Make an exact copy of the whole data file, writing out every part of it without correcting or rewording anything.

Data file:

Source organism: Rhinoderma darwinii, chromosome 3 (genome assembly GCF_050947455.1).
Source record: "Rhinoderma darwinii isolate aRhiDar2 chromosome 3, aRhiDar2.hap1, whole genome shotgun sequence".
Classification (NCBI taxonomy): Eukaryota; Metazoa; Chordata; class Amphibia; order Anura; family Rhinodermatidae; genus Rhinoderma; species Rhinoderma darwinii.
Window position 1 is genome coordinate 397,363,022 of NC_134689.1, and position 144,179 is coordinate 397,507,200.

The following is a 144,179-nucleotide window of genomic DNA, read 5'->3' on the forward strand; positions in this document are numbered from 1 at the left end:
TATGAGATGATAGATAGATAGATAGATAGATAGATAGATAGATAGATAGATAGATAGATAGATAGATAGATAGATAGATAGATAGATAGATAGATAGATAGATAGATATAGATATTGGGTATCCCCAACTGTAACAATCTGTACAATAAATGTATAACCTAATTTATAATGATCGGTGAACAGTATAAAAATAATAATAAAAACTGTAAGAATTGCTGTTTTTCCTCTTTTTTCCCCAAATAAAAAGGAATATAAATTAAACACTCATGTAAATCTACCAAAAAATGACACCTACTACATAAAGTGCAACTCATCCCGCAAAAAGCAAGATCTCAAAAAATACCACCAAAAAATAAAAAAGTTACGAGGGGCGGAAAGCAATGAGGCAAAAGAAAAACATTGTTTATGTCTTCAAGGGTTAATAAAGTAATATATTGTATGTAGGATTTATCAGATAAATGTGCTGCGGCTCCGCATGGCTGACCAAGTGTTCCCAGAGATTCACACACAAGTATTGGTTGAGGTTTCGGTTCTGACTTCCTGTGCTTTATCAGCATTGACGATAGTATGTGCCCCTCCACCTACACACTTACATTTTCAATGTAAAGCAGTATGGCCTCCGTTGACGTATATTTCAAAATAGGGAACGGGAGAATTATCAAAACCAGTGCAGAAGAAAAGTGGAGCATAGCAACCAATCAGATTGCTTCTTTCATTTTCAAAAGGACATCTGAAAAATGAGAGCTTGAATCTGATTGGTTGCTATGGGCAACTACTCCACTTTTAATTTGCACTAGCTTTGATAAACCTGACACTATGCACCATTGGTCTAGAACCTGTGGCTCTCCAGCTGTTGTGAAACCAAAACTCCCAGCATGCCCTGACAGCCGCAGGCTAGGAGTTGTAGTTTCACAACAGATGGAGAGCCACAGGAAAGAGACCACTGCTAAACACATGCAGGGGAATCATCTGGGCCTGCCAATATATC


Source organism: Rhinoderma darwinii, chromosome 3 (genome assembly GCF_050947455.1).
Source record: "Rhinoderma darwinii isolate aRhiDar2 chromosome 3, aRhiDar2.hap1, whole genome shotgun sequence".
Classification (NCBI taxonomy): Eukaryota; Metazoa; Chordata; class Amphibia; order Anura; family Rhinodermatidae; genus Rhinoderma; species Rhinoderma darwinii.
Window position 1 is genome coordinate 397,363,022 of NC_134689.1, and position 144,179 is coordinate 397,507,200.

The following is a 144,179-nucleotide window of genomic DNA, read 5'->3' on the forward strand; positions in this document are numbered from 1 at the left end:
TATGAGATGATAGATAGATAGATAGATAGATAGATAGATAGATAGATAGATAGATAGATAGATAGATAGATAGATAGATAGATAGATAGATAGATAGATAGATAGATATAGATATTGGGTATCCCCAACTGTAACAATCTGTACAATAAATGTATAACCTAATTTATAATGATCGGTGAACAGTATAAAAATAATAATAAAAACTGTAAGAATTGCTGTTTTTCCTCTTTTTTCCCCAAATAAAAAGGAATATAAATTAAACACTCATGTAAATCTACCAAAAAATGACACCTACTACATAAAGTGCAACTCATCCCGCAAAAAGCAAGATCTCAAAAAATACCACCAAAAAATAAAAAAGTTACGAGGGGCGGAAAGCAATGAGGCAAAAGAAAAACATTGTTTATGTCTTCAAGGGTTAATAAAGTAATATATTGTATGTAGGATTTATCAGATAAATGTGCTGCGGCTCCGCATGGCTGACCAAGTGTTCCCAGAGATTCACACACAAGTATTGGTTGAGGTTTCGGTTCTGACTTCCTGTGCTTTATCAGCATTGACGATAGTATGTGCCCCTCCACCTACACACTTACATTTTCAATGTAAAGCAGTATGGCCTCCGTTGACGTATATTTCAAAATAGGGAACGGGAGAATTATCAAAACCAGTGCAGAAGAAAAGTGGAGCATAGCAACCAATCAGATTGCTTCTTTCATTTTCAAAAGGACATCTGAAAAATGAGAGCTTGAATCTGATTGGTTGCTATGGGCAACTACTCCACTTTTAATTTGCACTAGCTTTGATAAACCTGACACTATGCACCATTGGTCTAGAACCTGTGGCTCTCCAGCTGTTGTGAAACCAAAACTCCCAGCATGCCCTGACAGCCGCAGGCTAGGAGTTGTAGTTTCACAACAGATGGAGAGCCACAGGAAAGAGACCACTGCTAAACACATGCAGGGGAATCATCTGGGCCTGCCAATATATC